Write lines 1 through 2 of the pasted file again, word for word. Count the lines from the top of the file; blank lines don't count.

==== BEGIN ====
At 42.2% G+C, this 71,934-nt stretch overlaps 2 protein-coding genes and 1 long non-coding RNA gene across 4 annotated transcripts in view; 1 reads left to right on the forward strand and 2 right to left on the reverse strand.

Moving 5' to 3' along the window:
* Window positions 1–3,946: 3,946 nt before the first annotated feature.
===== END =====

At 42.2% G+C, this 71,934-nt stretch overlaps 2 protein-coding genes and 1 long non-coding RNA gene across 4 annotated transcripts in view; 1 reads left to right on the forward strand and 2 right to left on the reverse strand.

Moving 5' to 3' along the window: